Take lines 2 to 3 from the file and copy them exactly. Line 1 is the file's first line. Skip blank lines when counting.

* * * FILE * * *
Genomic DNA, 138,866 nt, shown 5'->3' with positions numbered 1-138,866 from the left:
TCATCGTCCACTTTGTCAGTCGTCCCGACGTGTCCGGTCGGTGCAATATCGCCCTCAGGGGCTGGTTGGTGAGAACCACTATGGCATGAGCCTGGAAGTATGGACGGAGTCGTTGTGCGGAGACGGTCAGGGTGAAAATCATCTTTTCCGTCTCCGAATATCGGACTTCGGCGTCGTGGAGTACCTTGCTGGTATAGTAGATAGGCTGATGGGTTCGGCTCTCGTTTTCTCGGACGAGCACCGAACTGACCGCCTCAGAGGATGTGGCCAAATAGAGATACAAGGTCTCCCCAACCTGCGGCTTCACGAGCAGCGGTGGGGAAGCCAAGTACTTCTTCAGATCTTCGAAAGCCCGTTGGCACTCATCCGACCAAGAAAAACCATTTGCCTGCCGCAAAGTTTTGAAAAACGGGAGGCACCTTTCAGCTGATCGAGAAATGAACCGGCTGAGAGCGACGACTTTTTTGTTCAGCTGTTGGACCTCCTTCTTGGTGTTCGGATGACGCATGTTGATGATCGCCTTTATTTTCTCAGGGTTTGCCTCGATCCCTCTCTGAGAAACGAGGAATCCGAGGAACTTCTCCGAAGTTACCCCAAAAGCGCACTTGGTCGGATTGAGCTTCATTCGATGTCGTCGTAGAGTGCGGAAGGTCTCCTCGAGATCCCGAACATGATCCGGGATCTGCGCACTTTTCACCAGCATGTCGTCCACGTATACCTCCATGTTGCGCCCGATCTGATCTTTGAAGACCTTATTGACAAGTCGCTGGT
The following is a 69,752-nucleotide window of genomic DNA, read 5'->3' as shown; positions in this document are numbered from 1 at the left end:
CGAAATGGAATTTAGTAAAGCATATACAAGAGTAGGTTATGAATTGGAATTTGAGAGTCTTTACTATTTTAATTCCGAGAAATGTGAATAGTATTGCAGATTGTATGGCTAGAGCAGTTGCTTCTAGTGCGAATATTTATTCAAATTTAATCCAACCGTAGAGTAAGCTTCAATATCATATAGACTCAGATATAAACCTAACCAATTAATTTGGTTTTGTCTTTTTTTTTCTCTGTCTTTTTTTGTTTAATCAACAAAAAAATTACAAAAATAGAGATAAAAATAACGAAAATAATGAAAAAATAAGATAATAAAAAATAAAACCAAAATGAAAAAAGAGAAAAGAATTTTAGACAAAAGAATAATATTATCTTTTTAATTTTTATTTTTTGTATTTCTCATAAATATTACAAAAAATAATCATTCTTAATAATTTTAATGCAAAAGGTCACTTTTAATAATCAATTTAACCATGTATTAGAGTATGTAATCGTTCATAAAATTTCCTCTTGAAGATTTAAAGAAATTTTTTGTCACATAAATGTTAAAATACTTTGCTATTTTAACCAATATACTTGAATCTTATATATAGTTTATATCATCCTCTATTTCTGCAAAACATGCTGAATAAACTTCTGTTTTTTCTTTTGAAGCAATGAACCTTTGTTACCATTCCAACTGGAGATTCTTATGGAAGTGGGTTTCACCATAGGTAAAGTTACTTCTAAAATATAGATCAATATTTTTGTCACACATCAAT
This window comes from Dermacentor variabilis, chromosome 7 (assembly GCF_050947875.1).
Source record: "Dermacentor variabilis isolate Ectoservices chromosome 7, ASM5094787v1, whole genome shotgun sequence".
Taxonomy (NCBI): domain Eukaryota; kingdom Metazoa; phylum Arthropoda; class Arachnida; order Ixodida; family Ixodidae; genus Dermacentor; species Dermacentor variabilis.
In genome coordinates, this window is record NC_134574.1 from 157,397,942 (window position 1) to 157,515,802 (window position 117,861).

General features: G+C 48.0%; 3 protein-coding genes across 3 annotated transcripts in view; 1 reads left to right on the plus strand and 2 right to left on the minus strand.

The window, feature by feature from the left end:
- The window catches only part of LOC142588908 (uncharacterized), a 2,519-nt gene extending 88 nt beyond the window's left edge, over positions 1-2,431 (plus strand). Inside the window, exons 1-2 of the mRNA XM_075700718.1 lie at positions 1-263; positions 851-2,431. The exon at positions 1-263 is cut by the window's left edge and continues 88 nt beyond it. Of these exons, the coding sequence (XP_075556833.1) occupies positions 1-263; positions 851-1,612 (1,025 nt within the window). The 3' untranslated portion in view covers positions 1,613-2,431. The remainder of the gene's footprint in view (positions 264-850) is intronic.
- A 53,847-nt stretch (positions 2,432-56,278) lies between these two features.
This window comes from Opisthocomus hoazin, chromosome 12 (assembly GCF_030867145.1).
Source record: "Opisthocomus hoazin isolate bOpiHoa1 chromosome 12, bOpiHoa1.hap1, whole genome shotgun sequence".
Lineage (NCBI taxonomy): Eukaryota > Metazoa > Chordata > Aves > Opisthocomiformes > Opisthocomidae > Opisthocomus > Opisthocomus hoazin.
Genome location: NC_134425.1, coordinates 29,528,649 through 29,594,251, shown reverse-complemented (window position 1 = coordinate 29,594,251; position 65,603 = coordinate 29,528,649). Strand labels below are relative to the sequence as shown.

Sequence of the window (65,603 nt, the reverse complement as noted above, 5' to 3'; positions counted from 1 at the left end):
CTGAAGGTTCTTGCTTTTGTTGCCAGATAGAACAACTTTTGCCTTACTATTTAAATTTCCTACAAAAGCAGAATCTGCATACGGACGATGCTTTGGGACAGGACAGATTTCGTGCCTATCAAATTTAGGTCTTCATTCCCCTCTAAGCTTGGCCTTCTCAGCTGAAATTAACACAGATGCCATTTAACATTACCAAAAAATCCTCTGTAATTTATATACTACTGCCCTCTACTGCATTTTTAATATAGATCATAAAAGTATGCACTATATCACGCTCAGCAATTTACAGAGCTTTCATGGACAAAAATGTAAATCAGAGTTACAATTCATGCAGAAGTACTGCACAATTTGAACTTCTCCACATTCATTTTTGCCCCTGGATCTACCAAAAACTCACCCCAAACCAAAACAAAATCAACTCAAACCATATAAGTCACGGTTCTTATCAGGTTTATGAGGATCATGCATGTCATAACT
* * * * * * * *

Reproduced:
TCATCGTCCACTTTGTCAGTCGTCCCGACGTGTCCGGTCGGTGCAATATCGCCCTCAGGGGCTGGTTGGTGAGAACCACTATGGCATGAGCCTGGAAGTATGGACGGAGTCGTTGTGCGGAGACGGTCAGGGTGAAAATCATCTTTTCCGTCTCCGAATATCGGACTTCGGCGTCGTGGAGTACCTTGCTGGTATAGTAGATAGGCTGATGGGTTCGGCTCTCGTTTTCTCGGACGAGCACCGAACTGACCGCCTCAGAGGATGTGGCCAAATAGAGATACAAGGTCTCCCCAACCTGCGGCTTCACGAGCAGCGGTGGGGAAGCCAAGTACTTCTTCAGATCTTCGAAAGCCCGTTGGCACTCATCCGACCAAGAAAAACCATTTGCCTGCCGCAAAGTTTTGAAAAACGGGAGGCACCTTTCAGCTGATCGAGAAATGAACCGGCTGAGAGCGACGACTTTTTTGTTCAGCTGTTGGACCTCCTTCTTGGTGTTCGGATGACGCATGTTGATGATCGCCTTTATTTTCTCAGGGTTTGCCTCGATCCCTCTCTGAGAAACGAGGAATCCGAGGAACTTCTCCGAAGTTACCCCAAAAGCGCACTTGGTCGGATTGAGCTTCATTCGATGTCGTCGTAGAGTGCGGAAGGTCTCCTCGAGATCCCGAACATGATCCGGGATCTGCGCACTTTTCACCAGCATGTCGTCCACGTATACCTCCATGTTGCGCCCGATCTGATCTTTGAAGACCTTATTGACAAGTCGCTGGT
The following is a 69,752-nucleotide window of genomic DNA, read 5'->3' as shown; positions in this document are numbered from 1 at the left end: